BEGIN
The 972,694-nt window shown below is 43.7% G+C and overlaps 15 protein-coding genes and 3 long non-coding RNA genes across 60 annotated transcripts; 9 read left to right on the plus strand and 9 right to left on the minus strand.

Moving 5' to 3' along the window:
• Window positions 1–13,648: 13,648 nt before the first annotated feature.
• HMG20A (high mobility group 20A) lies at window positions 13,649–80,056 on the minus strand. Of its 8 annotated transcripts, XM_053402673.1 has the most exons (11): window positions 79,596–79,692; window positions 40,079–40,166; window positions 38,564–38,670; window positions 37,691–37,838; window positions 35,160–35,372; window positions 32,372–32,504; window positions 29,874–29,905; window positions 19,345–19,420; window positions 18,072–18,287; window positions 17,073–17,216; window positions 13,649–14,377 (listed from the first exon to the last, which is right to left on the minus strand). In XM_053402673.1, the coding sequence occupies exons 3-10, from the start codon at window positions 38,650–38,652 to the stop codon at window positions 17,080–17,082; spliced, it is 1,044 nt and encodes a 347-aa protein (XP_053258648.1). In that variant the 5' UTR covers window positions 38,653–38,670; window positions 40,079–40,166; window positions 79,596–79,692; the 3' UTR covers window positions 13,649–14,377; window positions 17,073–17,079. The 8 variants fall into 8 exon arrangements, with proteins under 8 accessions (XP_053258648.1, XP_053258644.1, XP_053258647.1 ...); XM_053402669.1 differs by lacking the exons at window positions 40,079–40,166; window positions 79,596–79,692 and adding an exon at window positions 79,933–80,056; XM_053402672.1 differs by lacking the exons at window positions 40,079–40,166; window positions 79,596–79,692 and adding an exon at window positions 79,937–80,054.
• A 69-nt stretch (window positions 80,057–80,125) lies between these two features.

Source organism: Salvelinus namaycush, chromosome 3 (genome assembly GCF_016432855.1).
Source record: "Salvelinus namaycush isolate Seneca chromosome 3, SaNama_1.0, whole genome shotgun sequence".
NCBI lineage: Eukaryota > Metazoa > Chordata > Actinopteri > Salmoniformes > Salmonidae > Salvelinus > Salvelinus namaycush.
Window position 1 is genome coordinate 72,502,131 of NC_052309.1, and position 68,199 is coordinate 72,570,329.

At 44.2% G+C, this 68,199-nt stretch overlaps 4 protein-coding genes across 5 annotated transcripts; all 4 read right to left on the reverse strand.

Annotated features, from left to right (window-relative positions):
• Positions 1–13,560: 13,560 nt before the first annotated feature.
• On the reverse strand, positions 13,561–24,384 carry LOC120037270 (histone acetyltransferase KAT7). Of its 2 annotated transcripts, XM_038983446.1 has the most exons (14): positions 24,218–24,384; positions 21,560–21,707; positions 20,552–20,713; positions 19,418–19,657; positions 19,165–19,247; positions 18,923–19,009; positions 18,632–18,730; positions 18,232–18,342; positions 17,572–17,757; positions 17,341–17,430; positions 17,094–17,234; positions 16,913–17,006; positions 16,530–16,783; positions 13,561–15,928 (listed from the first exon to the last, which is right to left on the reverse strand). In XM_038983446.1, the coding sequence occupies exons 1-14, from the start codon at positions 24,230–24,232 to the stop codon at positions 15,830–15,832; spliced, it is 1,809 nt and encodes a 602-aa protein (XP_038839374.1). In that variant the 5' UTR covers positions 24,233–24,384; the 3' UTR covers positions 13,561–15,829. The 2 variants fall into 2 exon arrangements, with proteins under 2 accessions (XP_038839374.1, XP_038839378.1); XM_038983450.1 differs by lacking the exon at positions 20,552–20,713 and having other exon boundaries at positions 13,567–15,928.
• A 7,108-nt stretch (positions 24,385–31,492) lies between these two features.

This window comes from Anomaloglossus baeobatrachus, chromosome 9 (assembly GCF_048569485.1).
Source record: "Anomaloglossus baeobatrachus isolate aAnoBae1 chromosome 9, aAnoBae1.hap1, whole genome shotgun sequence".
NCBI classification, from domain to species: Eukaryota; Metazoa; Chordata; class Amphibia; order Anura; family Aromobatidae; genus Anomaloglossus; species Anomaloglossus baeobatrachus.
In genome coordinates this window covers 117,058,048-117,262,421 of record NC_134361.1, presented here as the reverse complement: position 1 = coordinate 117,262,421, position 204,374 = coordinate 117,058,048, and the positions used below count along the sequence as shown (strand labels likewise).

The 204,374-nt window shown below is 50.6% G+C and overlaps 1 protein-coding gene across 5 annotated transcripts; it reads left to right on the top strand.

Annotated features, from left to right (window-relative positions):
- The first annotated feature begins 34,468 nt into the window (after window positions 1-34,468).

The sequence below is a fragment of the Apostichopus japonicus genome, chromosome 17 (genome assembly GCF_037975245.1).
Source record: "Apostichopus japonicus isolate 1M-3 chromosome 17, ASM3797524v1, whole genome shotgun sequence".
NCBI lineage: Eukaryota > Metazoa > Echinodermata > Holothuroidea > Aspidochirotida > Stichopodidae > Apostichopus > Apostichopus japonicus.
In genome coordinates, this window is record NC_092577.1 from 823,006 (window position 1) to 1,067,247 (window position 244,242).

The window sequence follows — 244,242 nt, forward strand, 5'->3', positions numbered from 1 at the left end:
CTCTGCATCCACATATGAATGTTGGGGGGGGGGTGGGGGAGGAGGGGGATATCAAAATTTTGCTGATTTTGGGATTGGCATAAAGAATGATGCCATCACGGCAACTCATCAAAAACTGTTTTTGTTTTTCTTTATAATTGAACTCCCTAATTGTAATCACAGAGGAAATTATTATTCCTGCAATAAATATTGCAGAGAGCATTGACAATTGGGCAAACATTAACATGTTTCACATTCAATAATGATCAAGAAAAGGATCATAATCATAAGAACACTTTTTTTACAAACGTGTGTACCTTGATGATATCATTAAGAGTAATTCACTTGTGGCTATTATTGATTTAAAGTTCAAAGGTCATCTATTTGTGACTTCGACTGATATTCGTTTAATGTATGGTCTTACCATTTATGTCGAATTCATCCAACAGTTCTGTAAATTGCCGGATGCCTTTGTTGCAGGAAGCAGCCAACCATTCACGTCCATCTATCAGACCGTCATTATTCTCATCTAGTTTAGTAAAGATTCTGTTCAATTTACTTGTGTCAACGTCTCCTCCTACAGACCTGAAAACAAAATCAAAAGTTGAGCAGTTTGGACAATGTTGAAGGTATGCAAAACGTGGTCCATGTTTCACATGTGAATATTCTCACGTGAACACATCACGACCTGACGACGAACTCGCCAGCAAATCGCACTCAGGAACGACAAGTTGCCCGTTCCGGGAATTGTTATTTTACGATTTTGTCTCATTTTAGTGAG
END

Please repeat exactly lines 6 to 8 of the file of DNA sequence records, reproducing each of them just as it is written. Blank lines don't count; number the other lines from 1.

Source organism: Salvelinus namaycush, chromosome 3 (genome assembly GCF_016432855.1).
Source record: "Salvelinus namaycush isolate Seneca chromosome 3, SaNama_1.0, whole genome shotgun sequence".
NCBI lineage: Eukaryota > Metazoa > Chordata > Actinopteri > Salmoniformes > Salmonidae > Salvelinus > Salvelinus namaycush.